Heritage County Park
2454 Heritage Park Row, San Diego, CA 92110
Reservations: (858) 565-3600, (877) 565-3600
NOTE: Temple Beth Israel and lawn will be closed from Nov. 27 until
Jan. 4 for renovations.
This charming County park is adjacent to Old Town in San Diego, and
features several restored Victorian homes and the city’s first
synagogue, The Temple Beth Israel. It is a fine example of the
Victorian architecture of wealthy San Diego residents in the late
1880s-1890s. The Temple Beth Israel now hosts weddings, receptions and
bar mitzvahs. The large lawn remains open to the public and is
available for event reservations.
NOTE: With the exception of the Senlis Cottage and Temple Beth
Israel, the homes have been restored on the exterior, only, and are
not open to the public.
a Virtual Tour
View the video!
Insurance Requirements with Alcohol Service
Requirements No Alcohol Service
Visit the News &
Events page for park events, updates and closures.
Park Office/Senlis Cottage (1896)
A modest cottage built for Eugene
Senlis, an employee of San Diego Pioneer Horticulturist. This house,
without the amenities of gas, electricity, water, or sewer, is an
example of dwellings occupied in the 1880s by working-class people.
Park restrooms are located on the north side of the building next to
the parking circle. The museum is on the west side of the cottage.
Sherman-Gilbert House (1887)
Stick Eastlake style (City Historic Site #8)
This house was
built and first owned by John Sherman, cousin of General William
Tecumseh Sherman. The "widow's walk" and circular window
are key elements of the first structure moved to Heritage Park in
the spring of 1971. From 1892 to 1965, sisters Bess and Gertrude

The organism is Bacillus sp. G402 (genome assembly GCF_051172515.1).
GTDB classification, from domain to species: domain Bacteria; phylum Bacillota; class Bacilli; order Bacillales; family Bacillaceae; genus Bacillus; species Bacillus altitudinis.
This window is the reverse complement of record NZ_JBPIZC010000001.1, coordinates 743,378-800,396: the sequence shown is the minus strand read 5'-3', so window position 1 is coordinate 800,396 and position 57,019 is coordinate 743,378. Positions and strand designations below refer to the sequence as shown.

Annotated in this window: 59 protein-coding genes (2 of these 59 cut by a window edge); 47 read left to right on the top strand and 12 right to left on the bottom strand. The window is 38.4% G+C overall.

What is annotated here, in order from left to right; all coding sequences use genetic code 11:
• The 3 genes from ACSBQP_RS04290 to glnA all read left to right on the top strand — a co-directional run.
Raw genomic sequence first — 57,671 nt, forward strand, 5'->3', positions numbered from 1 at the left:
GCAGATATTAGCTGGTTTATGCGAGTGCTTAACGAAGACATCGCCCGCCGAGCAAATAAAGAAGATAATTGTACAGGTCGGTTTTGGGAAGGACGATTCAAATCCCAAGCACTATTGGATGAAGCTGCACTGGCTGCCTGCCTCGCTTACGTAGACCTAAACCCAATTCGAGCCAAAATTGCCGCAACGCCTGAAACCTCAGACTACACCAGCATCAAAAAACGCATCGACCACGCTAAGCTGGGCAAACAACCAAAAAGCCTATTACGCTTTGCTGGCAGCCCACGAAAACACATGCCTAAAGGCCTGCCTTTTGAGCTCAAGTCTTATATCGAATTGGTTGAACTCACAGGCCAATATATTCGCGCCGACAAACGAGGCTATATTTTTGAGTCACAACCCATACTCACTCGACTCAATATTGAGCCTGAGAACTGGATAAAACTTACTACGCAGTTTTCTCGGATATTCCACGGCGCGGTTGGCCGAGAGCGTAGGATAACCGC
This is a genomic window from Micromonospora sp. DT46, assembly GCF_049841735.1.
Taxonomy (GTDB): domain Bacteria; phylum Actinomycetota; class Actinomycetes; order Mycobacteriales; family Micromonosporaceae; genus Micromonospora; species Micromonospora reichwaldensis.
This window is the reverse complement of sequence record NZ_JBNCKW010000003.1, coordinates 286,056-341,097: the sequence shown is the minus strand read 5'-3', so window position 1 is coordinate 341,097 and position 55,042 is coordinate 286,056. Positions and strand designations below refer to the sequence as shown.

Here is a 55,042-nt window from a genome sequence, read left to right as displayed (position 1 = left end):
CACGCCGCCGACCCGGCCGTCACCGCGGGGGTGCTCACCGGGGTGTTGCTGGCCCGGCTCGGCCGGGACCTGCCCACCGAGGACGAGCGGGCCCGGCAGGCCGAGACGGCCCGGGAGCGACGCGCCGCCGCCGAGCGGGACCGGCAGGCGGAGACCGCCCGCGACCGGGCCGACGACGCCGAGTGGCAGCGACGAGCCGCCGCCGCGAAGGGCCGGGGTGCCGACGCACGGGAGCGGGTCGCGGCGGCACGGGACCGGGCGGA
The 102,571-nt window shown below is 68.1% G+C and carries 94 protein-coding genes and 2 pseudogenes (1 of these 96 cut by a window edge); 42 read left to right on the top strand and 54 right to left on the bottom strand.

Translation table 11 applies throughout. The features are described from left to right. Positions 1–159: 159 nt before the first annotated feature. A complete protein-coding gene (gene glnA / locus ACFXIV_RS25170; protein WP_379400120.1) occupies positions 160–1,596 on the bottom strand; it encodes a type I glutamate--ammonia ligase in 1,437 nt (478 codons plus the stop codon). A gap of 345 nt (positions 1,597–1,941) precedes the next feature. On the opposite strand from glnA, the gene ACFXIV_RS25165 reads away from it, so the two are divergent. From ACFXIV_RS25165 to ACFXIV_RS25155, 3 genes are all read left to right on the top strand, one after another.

Gilbert, patrons of art and music, brought internationally famous
entertainers to receptions in their home. Among the artists were
Yehudi Menuhin, Ernestine Schumann-Heink, and Artur Rubinstein. The
park office is located on the bottom floor.
Bushyhead House (1887)
Bushyhead, early San Diego Sheriff, Chief of Police, and San Diego
Union Newspaper owner, built this house as a rental. The Italianate
style combines double doors with glass panels, tall protruding bay
windows, regularly spaced brackets, and a low-pitched roof. The
Bushyhead House (along with the Christian House and the Burton
House) was moved to its Heritage Park location in the summer of
1976. Bushyhead, who was part Cherokee Indian, marched in the
"Trail of Tears" during the displacement of the
Southeastern tribes in 1838-39.
Christian House (1889)
Queen Anne style
residence was constructed by Harfield Timberlake Christian, founder
of an early San Diego abstract company. It is built in a popular
late Victorian design characterized by a variety of chimneys,
shingles, a corner tower, and an encircling veranda.
McConaughy House (1887)
Stick Eastlake style
The house is named
for its original owner, John McConaughy, who founded the first
scheduled passenger and freight service in San Diego County. His
four-horse passenger stage and six-horse wagon operated between San
Diego and Julian.
Burton House (1893)
Classic Revival style
Pediments and dentil cornices inspired by classic sources mark
this house. Henry Guild Burton, retired Army physician, built it
during a trend that by the turn of the century began to eliminate decoration.
Temple Beth Israel (1889)
Classic Revival style (City Historic Site #82)
Diego's first synagogue, constructed by the Congregation Beth Israel,
also became temporary quarters for many religious sects before they
established churches of their own. The structure reflects the church
styles of the late 1800s. The first service was held on September 25, 1889.